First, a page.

If you threw several major genres of music into a blender, you'd get Della Mae. The Boston-based quintet is made up of musicians from incredibly different backgrounds, who've come together to create a sound that simultaneously respects tradition and invents something new. In the middle of their current tour promoting new album This World Can Oft Be, BFTV caught up with Della Mae's singer Celia Woodsmith, hoping to find out how they made all the pieces fit.

"What don't I love about this band?" she said. "This band, we have such good camaraderie. The sisterhood in this band is beautiful. We work as a team. It's not one person above anyone else. It's all of us together. And I think that's what I love about this band so much. We're doing it with one another and for one another. It's just a wonderful group to work with."

It's also a very eclectic group. Aside from Celia, who's played in rock and roll and blues bands previously, Della Mae consists of guitarist Courtney Hartmann, who graduated from the prestigious Berklee College of Music; veteran Nashville bassist Shelby Means; and mandolin player Jenni Lyn Gardner, whose background is traditional bluegrass. They were all handpicked by the fifth member of the band, Kimber Ludiker. And they're playing music that's decidedly not mainstream.

"This kind of music, it's hard to pin it down," Celia reflected, calling the band "very grounded in traditional music. However, we're growing up in contemporary society. We're a contemporary American roots band with a bluegrass flavor. We do a lot of original material. We really kind of try to put our own stamp on the music. It has notes of pop, and indie, and certainly blues.

"Go into it with no preconceived notions about what we're doing," she continued. "If you think that you hate country [music], that's fine. But just don't go into it thinking it's going to be one certain way. I think we surprise certain people."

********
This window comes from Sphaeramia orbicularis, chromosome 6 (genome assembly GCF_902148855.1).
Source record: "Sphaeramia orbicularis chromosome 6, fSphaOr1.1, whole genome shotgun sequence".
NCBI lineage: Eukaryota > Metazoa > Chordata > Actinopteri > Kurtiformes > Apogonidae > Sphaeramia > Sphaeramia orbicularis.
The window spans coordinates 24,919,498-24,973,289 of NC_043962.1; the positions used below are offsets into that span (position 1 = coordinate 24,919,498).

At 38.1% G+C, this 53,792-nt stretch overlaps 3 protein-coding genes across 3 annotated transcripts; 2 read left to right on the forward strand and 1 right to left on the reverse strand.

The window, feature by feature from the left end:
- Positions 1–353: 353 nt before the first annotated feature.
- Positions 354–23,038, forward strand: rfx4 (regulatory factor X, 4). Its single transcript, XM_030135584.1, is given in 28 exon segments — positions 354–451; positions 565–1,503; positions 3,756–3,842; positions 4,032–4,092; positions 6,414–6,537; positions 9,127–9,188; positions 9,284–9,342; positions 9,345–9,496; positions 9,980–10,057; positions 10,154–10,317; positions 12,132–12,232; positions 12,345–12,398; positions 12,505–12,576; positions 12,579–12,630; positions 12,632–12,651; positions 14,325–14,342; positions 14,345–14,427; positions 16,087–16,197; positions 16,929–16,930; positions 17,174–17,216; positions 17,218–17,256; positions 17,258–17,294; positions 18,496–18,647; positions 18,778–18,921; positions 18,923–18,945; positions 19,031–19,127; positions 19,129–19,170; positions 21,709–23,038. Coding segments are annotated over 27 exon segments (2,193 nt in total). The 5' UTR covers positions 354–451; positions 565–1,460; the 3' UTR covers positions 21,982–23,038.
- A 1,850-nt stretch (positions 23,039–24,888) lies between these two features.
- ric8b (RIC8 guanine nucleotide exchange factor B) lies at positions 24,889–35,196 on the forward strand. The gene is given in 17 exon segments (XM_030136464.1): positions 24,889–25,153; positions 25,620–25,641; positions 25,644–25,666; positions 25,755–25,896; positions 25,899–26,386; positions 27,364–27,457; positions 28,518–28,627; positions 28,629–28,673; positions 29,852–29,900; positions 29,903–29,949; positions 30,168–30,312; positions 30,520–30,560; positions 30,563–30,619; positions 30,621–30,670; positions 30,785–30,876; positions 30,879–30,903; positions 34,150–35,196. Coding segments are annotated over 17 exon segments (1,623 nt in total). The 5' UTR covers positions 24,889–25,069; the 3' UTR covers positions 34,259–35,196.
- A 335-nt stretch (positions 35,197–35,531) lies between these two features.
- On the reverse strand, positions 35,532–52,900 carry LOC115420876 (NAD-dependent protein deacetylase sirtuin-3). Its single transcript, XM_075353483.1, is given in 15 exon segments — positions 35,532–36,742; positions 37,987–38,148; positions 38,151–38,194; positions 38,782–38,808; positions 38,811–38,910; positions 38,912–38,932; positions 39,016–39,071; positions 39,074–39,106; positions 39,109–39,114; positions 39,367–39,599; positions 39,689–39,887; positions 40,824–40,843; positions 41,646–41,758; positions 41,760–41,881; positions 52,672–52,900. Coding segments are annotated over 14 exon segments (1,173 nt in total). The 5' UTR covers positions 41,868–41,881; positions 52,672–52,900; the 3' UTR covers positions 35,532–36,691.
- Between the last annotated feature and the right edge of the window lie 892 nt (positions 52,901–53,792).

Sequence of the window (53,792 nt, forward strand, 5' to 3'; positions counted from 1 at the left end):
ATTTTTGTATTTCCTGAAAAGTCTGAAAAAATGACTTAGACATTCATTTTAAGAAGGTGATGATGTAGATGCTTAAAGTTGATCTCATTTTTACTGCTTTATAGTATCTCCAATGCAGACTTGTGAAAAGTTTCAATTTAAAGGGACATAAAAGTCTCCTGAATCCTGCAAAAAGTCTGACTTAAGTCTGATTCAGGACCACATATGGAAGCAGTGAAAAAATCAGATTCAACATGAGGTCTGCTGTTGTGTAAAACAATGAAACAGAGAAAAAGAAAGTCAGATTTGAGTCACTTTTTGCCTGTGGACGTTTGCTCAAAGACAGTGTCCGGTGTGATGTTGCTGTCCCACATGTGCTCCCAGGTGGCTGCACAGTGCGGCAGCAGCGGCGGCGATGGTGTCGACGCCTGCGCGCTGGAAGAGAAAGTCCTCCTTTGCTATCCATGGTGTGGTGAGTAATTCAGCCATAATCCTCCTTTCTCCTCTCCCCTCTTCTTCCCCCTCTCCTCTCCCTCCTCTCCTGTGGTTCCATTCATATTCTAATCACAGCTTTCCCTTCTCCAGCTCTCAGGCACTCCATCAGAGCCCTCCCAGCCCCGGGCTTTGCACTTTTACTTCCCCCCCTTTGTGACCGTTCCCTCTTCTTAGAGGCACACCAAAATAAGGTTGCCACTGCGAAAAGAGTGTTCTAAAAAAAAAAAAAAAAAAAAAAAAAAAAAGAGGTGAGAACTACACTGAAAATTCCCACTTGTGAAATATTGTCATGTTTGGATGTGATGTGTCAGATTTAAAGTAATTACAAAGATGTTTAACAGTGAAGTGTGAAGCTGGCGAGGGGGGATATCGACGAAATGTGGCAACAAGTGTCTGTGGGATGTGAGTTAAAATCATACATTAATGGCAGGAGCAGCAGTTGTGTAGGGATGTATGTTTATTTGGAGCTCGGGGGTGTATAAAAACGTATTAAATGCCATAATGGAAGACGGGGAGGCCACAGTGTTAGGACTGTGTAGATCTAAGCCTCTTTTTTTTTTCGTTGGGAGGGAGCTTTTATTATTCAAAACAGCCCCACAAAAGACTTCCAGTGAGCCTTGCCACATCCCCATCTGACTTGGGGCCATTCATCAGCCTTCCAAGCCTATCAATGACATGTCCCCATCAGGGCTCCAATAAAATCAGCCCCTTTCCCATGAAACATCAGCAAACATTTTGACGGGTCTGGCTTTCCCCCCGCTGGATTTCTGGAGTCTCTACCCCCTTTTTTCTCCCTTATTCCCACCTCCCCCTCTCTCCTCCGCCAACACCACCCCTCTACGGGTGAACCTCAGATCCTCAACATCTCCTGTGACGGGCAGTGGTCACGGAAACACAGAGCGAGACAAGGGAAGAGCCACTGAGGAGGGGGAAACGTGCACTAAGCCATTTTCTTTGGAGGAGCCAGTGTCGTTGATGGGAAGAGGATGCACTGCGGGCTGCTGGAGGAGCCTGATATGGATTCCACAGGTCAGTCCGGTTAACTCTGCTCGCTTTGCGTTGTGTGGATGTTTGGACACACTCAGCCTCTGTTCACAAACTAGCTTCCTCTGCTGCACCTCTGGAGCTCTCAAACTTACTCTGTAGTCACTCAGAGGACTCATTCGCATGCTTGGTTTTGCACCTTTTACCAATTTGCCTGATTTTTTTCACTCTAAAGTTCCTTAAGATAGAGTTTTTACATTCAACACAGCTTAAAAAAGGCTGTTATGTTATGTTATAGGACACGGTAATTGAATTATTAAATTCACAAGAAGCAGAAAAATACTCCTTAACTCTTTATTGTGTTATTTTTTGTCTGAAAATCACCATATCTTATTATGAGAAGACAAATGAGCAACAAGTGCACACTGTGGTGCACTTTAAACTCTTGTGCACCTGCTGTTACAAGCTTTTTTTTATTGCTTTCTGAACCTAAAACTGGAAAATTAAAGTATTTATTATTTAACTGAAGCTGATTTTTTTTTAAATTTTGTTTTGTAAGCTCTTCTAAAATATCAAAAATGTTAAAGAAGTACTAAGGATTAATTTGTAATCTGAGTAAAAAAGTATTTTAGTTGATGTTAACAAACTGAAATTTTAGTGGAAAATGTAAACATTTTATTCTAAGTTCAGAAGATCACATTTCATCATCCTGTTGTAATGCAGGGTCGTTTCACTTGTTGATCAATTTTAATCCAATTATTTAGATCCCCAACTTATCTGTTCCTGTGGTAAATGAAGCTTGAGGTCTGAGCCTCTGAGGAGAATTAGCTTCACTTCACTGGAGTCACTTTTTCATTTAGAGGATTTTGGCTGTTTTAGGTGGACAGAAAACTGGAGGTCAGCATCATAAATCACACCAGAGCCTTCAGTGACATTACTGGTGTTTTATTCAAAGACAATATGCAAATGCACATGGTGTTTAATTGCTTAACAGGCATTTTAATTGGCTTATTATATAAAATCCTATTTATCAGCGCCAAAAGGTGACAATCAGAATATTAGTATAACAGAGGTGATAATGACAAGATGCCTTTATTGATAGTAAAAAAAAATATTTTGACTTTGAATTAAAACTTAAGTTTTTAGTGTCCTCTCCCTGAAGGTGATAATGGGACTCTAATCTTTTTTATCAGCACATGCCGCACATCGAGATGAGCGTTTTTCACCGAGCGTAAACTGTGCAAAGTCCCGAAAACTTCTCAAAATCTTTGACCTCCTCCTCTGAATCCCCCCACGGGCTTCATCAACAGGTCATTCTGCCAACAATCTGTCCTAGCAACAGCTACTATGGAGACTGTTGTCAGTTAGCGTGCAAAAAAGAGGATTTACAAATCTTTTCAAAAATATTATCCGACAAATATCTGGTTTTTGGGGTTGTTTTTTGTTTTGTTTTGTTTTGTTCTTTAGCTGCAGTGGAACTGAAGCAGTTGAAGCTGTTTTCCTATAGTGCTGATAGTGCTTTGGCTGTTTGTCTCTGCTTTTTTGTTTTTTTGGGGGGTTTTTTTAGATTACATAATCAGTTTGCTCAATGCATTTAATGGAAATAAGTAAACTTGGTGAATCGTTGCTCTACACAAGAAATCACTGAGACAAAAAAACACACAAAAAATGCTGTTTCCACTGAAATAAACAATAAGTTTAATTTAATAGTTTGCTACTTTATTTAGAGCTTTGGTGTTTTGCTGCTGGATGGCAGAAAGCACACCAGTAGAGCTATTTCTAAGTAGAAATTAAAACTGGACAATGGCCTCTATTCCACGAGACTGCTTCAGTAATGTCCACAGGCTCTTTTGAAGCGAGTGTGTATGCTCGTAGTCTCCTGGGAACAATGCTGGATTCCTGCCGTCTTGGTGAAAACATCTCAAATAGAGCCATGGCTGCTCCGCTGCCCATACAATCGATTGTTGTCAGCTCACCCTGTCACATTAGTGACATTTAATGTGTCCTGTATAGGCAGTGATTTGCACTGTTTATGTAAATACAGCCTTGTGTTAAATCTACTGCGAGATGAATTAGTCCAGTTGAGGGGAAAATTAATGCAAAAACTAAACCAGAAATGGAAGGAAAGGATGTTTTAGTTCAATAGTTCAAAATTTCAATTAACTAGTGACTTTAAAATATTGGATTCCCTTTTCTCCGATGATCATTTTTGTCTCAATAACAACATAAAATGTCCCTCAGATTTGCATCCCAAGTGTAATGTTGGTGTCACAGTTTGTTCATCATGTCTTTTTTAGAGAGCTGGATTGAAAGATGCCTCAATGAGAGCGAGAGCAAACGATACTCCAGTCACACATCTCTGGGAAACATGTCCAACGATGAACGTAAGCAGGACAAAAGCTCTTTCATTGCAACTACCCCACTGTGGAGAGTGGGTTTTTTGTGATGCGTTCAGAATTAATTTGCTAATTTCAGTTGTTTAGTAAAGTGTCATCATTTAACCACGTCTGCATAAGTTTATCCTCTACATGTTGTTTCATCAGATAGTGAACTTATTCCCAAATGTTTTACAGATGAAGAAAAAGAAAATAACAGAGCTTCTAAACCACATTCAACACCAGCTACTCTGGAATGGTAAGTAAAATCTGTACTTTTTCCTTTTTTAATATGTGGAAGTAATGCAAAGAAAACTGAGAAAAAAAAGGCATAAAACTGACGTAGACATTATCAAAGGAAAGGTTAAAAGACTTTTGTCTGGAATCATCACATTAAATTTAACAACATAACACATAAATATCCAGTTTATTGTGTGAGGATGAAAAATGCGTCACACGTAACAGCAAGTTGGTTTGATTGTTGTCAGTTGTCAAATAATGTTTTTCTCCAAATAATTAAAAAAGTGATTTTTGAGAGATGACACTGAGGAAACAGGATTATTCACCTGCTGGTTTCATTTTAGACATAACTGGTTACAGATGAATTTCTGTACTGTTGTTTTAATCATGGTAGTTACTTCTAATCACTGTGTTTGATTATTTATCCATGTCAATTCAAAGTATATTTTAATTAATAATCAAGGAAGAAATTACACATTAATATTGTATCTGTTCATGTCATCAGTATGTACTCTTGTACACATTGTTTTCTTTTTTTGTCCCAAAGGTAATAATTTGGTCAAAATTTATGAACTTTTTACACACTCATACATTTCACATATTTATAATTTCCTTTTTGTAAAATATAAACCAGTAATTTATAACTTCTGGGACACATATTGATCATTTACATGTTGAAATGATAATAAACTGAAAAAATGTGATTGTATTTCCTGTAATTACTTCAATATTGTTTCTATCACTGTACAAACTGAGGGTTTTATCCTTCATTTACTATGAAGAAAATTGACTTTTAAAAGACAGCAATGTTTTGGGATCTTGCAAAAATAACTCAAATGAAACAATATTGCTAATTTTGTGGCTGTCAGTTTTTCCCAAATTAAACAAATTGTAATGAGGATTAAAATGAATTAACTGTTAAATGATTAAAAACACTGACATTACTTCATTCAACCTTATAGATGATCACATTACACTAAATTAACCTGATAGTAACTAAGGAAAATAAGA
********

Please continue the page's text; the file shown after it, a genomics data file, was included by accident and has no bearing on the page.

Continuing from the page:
What also might surprise you about Della Mae is the band's commitment to more than just making music. The band recently traveled internationally and found it to be a remarkable experience. "The thing that opened my eyes to this album and what we were doing, we took a State Department trip to six countries in Central Asia," explained Celia. "Our mission there was just diplomacy, to meet people, to play for kids, do workshops, sort of a person to person thing. We were just received with such hospitality and warmth that our whole lives were totally changed."

That trip also helped her look differently at what they were doing. "What's become apparent to me [with] the album, is there are these story songs," she continued. "Songs about love, songs about deep, deep sorrow and loss, and just the commonalities between everyone in this world. We would sing these songs for people and in a way they would understand what they were about even though they didn't speak the language.

"To be a successful musician is to bring out emotions in the people who are watching you," she said. "I hope what this album is able to do for people is just that - to make them feel that emotion. In general, it's a very emotional album."

They're a band that isn't easily classifiable, and clearly committed to more than just stardom. So how will Della Mae judge This World Can Oft Be? Is it based on the album's commercial success? "I know our record label probably cares about that quite a bit," said Celia with a laugh. "But for me, what I have been really humbled by are reviews of the album that praise the songs and praise the musicianship and don't just praise us for being women. I don't want the fact that we're women to be a factor. I want this to be a strong album on its own, whether you knew we were all female or not."

Regardless of their gender, listening to Celia makes clear that Della Mae is composed of the right people, who share the same goals and who make each other stronger musicians. "These women in this band are actually quite inspirational to me. I started music quite late," she revealed. "A lot of the other ladies, they started when they were three years old or eight years old. This has been their dream, to play music and not to have another job. And [also] to have an album on Rounder Records. That dream has come true for us. We're so extraordinarily lucky to be where we are right now. Really, I can't wait to see what the future does hold."

Check out a video from Della Mae below. You can also find more information on the band by visiting their website (dellamae.com) and following them on Twitter (@heyheydellamae). Their new album, This World Can Oft Be, is now available.

(c)2013 Brittany Frederick. Appears at Starpulse with permission. All rights reserved. No reproduction permitted. Visit my official website and follow me on Twitter at @tvbrittanyf.